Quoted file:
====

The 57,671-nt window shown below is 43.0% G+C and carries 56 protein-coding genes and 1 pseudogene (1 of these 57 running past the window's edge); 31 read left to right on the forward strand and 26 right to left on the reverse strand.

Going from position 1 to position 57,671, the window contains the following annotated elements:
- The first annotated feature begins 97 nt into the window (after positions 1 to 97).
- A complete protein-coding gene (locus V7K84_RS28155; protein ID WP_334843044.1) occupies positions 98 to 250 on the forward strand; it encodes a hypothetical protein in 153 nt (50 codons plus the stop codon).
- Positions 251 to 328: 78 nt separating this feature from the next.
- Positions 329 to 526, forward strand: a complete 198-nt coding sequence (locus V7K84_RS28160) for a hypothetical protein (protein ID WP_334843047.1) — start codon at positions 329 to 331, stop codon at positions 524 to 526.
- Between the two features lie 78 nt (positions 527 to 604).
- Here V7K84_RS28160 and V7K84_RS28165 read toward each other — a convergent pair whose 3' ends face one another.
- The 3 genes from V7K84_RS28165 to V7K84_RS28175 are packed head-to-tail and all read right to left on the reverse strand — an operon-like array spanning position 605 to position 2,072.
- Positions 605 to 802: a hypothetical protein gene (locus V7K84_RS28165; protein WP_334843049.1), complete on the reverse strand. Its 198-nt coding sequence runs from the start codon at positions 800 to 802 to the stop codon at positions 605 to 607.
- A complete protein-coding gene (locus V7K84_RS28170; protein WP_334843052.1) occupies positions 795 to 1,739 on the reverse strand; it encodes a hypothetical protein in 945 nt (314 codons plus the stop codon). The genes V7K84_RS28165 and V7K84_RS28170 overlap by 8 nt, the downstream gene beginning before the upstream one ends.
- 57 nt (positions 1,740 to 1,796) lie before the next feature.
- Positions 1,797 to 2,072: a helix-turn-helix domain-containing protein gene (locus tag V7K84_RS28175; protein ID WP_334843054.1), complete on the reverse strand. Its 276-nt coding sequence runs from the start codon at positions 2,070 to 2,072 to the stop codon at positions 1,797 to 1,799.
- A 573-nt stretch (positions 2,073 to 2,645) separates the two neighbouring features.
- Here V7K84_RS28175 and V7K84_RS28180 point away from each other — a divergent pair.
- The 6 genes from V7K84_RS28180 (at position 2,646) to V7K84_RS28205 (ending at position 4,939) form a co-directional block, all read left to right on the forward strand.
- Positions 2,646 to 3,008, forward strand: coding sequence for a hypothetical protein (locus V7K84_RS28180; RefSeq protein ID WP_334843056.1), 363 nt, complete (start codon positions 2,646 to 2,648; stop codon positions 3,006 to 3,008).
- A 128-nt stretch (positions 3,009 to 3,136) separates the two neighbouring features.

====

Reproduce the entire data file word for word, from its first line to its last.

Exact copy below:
The 57,671-nt window shown below is 43.0% G+C and carries 56 protein-coding genes and 1 pseudogene (1 of these 57 running past the window's edge); 31 read left to right on the forward strand and 26 right to left on the reverse strand.

Going from position 1 to position 57,671, the window contains the following annotated elements:
- The first annotated feature begins 97 nt into the window (after positions 1 to 97).
- A complete protein-coding gene (locus V7K84_RS28155; protein ID WP_334843044.1) occupies positions 98 to 250 on the forward strand; it encodes a hypothetical protein in 153 nt (50 codons plus the stop codon).
- Positions 251 to 328: 78 nt separating this feature from the next.
- Positions 329 to 526, forward strand: a complete 198-nt coding sequence (locus V7K84_RS28160) for a hypothetical protein (protein ID WP_334843047.1) — start codon at positions 329 to 331, stop codon at positions 524 to 526.
- Between the two features lie 78 nt (positions 527 to 604).
- Here V7K84_RS28160 and V7K84_RS28165 read toward each other — a convergent pair whose 3' ends face one another.
- The 3 genes from V7K84_RS28165 to V7K84_RS28175 are packed head-to-tail and all read right to left on the reverse strand — an operon-like array spanning position 605 to position 2,072.
- Positions 605 to 802: a hypothetical protein gene (locus V7K84_RS28165; protein WP_334843049.1), complete on the reverse strand. Its 198-nt coding sequence runs from the start codon at positions 800 to 802 to the stop codon at positions 605 to 607.
- A complete protein-coding gene (locus V7K84_RS28170; protein WP_334843052.1) occupies positions 795 to 1,739 on the reverse strand; it encodes a hypothetical protein in 945 nt (314 codons plus the stop codon). The genes V7K84_RS28165 and V7K84_RS28170 overlap by 8 nt, the downstream gene beginning before the upstream one ends.
- 57 nt (positions 1,740 to 1,796) lie before the next feature.
- Positions 1,797 to 2,072: a helix-turn-helix domain-containing protein gene (locus tag V7K84_RS28175; protein ID WP_334843054.1), complete on the reverse strand. Its 276-nt coding sequence runs from the start codon at positions 2,070 to 2,072 to the stop codon at positions 1,797 to 1,799.
- A 573-nt stretch (positions 2,073 to 2,645) separates the two neighbouring features.
- Here V7K84_RS28175 and V7K84_RS28180 point away from each other — a divergent pair.
- The 6 genes from V7K84_RS28180 (at position 2,646) to V7K84_RS28205 (ending at position 4,939) form a co-directional block, all read left to right on the forward strand.
- Positions 2,646 to 3,008, forward strand: coding sequence for a hypothetical protein (locus V7K84_RS28180; RefSeq protein ID WP_334843056.1), 363 nt, complete (start codon positions 2,646 to 2,648; stop codon positions 3,006 to 3,008).
- A 128-nt stretch (positions 3,009 to 3,136) separates the two neighbouring features.